Tech stocks have been getting a lot of media attention. But the real concern for income investors should be what has happened in the utility sector recently.
After starting the year strongly, the S&P/TSX Capped Utilities Index went into a slide in late January. It rallied back last week but is still down 5.3 per cent from its high of Jan. 26.
But others have been hit hard. Brookfield Renewable Partners LP (BEP.UN-T) is off 18 per cent since Jan. 26. Algonquin Power & Utilities Corp. (AQN-T) has dropped 12.2 per cent since mid-February. Northland Power Inc. (NPI-T) has given back 11.7 per cent since Feb. 5. This is not the type of performance we expect from these normally stable stocks.
The lingering effects of COVID-19 played a role by reducing demand from industry for the gas and electricity these companies provide. The Texas winter storm that played havoc with that state’s electricity grid also hit some companies, including Algonquin, which saw output drop at its wind farms in that state owing to ice and freezing conditions. The company issued a statement saying it expects to take a hit of between $45-million and $55-million on this year’s adjusted EBITDA, or earnings before interest, taxes, depreciation and amortization.
Green utilities, including Brookfield, Algonquin and Northland, also saw prices run ahead of themselves in recent months, so part of their retreat is a normal correction.
But the main culprit weighing on utility shares appears to be interest rates. Utilities are highly interest rate sensitive, for two reasons. First, they carry a heavy debt load. This is a capital-intensive industry, with companies investing billions each year to maintain and expand infrastructure. When rates rise, so, eventually, do their debt-servicing costs.
Second, utility stocks tend to trade on yield. Because most of their income is regulated, capital gains potential is limited. Investors buy the shares for stability and cash flow. When bond yields rise, as they have been doing in recent weeks, investors demand a higher spread to accept the added stock market risk. That results in downward pressure on utility stocks, which pushes yields higher.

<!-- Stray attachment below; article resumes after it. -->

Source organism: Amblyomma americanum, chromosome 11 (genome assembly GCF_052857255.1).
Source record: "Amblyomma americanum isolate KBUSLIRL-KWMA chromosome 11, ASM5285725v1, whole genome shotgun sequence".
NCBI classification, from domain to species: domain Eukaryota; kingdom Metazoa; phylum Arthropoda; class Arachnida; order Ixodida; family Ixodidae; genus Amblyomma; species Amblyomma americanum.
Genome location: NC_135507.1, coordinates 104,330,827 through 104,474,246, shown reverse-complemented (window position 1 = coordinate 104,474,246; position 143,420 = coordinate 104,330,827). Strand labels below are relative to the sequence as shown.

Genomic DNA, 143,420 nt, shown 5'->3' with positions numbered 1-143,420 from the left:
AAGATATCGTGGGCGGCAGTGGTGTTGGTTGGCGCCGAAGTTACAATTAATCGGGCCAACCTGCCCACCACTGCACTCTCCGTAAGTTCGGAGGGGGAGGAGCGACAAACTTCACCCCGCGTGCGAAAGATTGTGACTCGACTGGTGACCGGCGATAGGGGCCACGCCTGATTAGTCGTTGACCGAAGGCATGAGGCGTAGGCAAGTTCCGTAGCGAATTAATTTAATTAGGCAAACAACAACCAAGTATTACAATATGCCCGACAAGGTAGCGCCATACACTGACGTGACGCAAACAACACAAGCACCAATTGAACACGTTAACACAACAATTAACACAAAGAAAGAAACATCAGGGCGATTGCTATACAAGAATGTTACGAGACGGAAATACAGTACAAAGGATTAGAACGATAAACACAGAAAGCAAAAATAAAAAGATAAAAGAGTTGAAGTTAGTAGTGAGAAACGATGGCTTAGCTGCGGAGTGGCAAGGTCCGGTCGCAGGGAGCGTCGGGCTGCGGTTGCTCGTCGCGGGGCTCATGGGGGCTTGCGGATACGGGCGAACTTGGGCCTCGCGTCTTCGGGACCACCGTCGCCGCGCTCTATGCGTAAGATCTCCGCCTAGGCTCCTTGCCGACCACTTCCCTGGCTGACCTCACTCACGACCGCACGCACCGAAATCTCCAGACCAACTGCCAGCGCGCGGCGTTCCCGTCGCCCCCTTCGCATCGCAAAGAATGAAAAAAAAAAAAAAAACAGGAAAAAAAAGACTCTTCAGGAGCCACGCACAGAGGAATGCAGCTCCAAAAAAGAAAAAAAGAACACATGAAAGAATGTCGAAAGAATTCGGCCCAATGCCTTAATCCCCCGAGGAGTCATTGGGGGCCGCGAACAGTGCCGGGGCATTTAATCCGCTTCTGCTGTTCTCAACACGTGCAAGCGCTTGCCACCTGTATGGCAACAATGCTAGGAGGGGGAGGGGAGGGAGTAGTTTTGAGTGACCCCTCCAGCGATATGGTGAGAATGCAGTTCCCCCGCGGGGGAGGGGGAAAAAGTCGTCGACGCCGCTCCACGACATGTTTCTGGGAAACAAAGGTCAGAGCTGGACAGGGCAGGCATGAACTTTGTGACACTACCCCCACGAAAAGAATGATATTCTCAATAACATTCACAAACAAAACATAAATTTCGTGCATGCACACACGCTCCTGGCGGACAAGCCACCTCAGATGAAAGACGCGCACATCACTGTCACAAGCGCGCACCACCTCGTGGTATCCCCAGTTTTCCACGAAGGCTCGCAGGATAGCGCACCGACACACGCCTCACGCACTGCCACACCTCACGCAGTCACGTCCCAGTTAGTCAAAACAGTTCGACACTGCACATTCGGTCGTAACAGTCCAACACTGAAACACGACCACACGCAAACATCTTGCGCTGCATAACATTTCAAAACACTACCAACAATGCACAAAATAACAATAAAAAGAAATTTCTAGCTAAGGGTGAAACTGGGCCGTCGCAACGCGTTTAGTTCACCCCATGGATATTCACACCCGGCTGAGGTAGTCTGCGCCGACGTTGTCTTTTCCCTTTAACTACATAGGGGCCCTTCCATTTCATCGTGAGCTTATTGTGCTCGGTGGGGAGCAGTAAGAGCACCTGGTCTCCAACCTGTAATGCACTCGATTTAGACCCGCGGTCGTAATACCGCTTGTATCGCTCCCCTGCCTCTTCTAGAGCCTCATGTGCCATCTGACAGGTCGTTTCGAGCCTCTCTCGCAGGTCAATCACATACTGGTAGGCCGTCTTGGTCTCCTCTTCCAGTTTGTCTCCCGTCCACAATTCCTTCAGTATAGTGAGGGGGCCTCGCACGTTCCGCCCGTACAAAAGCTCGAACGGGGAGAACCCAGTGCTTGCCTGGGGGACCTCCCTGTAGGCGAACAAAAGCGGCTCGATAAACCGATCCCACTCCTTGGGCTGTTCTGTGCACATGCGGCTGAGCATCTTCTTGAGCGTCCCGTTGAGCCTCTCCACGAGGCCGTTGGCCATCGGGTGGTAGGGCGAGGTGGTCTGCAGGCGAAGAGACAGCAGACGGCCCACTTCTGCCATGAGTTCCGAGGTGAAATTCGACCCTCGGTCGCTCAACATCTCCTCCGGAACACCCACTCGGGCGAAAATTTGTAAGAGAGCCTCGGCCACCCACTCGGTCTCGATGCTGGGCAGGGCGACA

For example, Northland Power pays a monthly dividend of 10 cents a share ($1.20 a year). At the early February price, that produced a yield of 2.4 per cent. Now, with the price drop, it is up to 2.7 per cent. That’s the impact rising interest rates can have.
We’re likely to experience more of the same in the months to come. The Bank of Canada and the U.S. Federal Reserve Board have both said they will continue to keep their key lending rates low until a full economic recovery is under way. But investors, fearful of inflation from loose fiscal and monetary policies on both sides of the border, are undermining their efforts by pushing commercial rates higher.
If this continues, and it probably will, it will put more downward pressure on utilities.
What should you do? Hold and buy more as share prices drop. These stocks provide cash flow and stability to a portfolio. They are all solid companies that will continue to raise their dividends year after year.
You didn’t buy them for capital gains so don’t let any price declines upset you. Utilities will always have a place in any income portfolio.
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